The first big Marcellus Shale gas development project in Allegheny County, on county-owned land near Pittsburgh International Airport, will get special air pollution monitoring attention from the Allegheny County Health Department before and after the drilling begins.
The county announced Monday that it will soon begin air quality monitoring on more than 9,000 acres in Findlay where Consol Energy Inc. plans to drill 47 shale gas wells and construct 17 miles of gas collection lines and 12 miles of water supply lines.
Allegheny County Executive Rich Fitzgerald, who has been a shale gas development supporter, requested the pre- and post-drilling monitoring after hearing the concerns of residents of the area and state Sen. Matt Smith, D-Mt. Lebanon, and state Rep. Mark Mustio, R-Moon.
"We are extremely confident that our partner in this project, Consol Energy, will conduct the drilling and extraction in a safe and environmentally responsible manner," Mr. Fitzgerald said in a news release. "That being said, this is also the first project of this size in Allegheny County and we want to ensure that this is done in a health-conscious way."
Mr. Fitzgerald said Mr. Smith recommended the monitoring plan and it is "a proactive way to ensure the air quality in the area of the project."
Mr. Smith said he and Mr. Mustio want to make sure that the concerns of their constituents are addressed and energy exploration "is done in the most responsible way."
The county, which signed a shale gas development lease with Consol a year ago, expects to receive an estimated $500 million over 20 years. Consol expects to extract "dry" natural gas, mostly methane, and so-called "wet" gases, which include butane and ethane compounds that are valuable in the plastics processing industry and bring higher prices.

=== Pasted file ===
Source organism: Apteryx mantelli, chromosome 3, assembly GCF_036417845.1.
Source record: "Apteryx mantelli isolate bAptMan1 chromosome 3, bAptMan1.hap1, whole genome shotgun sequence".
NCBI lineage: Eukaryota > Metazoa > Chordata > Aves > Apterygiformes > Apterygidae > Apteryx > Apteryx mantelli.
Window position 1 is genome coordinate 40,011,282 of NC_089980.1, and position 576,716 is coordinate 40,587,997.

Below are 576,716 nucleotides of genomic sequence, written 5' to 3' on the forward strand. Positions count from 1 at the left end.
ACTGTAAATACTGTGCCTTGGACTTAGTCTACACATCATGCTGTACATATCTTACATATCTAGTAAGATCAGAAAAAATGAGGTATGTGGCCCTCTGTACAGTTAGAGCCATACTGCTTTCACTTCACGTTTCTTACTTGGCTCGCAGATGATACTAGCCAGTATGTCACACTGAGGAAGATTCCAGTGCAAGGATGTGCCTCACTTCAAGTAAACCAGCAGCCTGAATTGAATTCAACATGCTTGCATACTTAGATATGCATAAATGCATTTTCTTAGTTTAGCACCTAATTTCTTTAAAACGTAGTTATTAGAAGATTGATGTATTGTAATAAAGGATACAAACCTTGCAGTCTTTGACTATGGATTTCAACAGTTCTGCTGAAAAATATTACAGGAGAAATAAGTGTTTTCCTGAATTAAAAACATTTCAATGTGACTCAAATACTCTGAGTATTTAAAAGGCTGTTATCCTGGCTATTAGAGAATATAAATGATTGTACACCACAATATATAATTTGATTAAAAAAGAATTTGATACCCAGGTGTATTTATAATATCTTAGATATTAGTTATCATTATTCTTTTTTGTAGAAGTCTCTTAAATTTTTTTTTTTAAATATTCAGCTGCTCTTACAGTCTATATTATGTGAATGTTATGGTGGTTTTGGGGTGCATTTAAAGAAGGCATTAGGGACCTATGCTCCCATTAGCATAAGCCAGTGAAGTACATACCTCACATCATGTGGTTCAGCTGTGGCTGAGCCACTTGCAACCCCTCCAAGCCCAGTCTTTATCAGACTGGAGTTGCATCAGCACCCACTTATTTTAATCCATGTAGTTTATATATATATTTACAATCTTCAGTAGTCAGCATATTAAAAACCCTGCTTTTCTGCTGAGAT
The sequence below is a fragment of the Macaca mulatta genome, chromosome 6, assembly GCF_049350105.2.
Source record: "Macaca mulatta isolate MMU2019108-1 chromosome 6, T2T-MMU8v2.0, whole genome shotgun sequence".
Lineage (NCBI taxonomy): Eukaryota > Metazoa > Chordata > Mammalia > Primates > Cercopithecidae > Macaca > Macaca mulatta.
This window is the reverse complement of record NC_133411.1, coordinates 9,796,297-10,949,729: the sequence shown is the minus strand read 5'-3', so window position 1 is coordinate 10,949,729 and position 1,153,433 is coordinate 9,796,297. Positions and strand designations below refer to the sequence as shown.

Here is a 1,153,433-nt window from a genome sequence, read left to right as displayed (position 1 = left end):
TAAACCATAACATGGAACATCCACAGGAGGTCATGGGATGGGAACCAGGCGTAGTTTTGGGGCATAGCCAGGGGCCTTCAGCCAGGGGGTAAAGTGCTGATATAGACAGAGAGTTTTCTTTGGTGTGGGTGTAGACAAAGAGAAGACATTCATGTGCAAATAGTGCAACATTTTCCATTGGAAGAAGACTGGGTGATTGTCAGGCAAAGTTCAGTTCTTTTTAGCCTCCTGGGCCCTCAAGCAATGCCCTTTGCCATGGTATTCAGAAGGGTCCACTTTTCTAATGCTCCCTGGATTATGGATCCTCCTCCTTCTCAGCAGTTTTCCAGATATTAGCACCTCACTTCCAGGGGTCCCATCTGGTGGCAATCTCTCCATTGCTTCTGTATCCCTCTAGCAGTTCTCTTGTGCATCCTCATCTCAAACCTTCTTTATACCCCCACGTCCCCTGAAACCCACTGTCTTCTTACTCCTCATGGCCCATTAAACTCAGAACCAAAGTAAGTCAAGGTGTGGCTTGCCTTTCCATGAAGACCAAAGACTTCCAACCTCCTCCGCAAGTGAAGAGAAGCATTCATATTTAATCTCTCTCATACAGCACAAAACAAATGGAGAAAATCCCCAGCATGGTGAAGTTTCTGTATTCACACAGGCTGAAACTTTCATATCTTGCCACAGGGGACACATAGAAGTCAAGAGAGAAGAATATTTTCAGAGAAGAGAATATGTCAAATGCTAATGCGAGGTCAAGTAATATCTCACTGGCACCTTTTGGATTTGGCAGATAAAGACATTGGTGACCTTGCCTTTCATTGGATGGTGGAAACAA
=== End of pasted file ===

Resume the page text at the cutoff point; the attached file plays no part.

Kate O'Donovan, a spokeswoman for Consol, said the company wasn't aware of the county air monitoring plans. "It's something we'll have to look into," she said.
According to the county, Consol will begin development of drilling pads, impoundments and pipelines in the second quarter of 2014, with drilling on the first two wells in July.
"This project represents the first large-scale development of a wet gas field in Allegheny County," said Jim Thompson, the Health Department's deputy director of environmental health. "... we will conduct an air monitoring study in a community near to the project to make certain there are no unforeseen problems."
Marcellus Shale gas drilling operations and gas compressor stations release tons of nitrogen oxides and volatile organic compounds into the air annually, although NOX emissions have declined in Pennsylvania due to the shutdown of several coal-burning power plants.
According to the U.S. Environmental Protection Agency, even short-term exposure to nitrogen oxides can impair respiratory health, causing throat and lung inflammation and exacerbating asthma. It can also lead to higher concentrations of airborne particulate matter.
Don Hopey: firstname.lastname@example.org or 412-263-1983.